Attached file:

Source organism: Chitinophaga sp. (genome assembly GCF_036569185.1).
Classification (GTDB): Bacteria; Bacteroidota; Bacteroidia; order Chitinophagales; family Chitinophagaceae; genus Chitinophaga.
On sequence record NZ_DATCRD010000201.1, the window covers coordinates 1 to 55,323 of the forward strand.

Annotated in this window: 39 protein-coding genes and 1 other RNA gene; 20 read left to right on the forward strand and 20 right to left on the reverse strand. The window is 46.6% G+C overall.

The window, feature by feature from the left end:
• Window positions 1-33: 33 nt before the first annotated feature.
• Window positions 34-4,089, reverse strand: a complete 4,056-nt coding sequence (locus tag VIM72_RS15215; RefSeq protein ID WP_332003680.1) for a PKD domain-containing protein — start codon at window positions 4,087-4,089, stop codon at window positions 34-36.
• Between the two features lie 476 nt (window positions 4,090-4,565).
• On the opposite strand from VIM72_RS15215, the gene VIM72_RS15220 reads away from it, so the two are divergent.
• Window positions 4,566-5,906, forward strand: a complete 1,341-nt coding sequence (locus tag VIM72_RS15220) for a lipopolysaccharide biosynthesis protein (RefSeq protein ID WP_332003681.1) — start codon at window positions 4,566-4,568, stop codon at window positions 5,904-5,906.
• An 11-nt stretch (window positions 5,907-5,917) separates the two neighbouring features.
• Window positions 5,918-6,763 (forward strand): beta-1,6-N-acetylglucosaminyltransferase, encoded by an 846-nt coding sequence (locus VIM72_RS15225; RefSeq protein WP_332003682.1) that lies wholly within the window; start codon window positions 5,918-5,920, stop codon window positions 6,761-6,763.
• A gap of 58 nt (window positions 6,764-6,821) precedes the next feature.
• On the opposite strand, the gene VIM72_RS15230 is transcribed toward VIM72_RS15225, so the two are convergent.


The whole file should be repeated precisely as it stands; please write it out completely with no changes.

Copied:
Source organism: Chitinophaga sp. (genome assembly GCF_036569185.1).
Classification (GTDB): Bacteria; Bacteroidota; Bacteroidia; order Chitinophagales; family Chitinophagaceae; genus Chitinophaga.
On sequence record NZ_DATCRD010000201.1, the window covers coordinates 1 to 55,323 of the forward strand.

Annotated in this window: 39 protein-coding genes and 1 other RNA gene; 20 read left to right on the forward strand and 20 right to left on the reverse strand. The window is 46.6% G+C overall.

The window, feature by feature from the left end:
• Window positions 1-33: 33 nt before the first annotated feature.
• Window positions 34-4,089, reverse strand: a complete 4,056-nt coding sequence (locus tag VIM72_RS15215; RefSeq protein ID WP_332003680.1) for a PKD domain-containing protein — start codon at window positions 4,087-4,089, stop codon at window positions 34-36.
• Between the two features lie 476 nt (window positions 4,090-4,565).
• On the opposite strand from VIM72_RS15215, the gene VIM72_RS15220 reads away from it, so the two are divergent.
• Window positions 4,566-5,906, forward strand: a complete 1,341-nt coding sequence (locus tag VIM72_RS15220) for a lipopolysaccharide biosynthesis protein (RefSeq protein ID WP_332003681.1) — start codon at window positions 4,566-4,568, stop codon at window positions 5,904-5,906.
• An 11-nt stretch (window positions 5,907-5,917) separates the two neighbouring features.
• Window positions 5,918-6,763 (forward strand): beta-1,6-N-acetylglucosaminyltransferase, encoded by an 846-nt coding sequence (locus VIM72_RS15225; RefSeq protein WP_332003682.1) that lies wholly within the window; start codon window positions 5,918-5,920, stop codon window positions 6,761-6,763.
• A gap of 58 nt (window positions 6,764-6,821) precedes the next feature.
• On the opposite strand, the gene VIM72_RS15230 is transcribed toward VIM72_RS15225, so the two are convergent.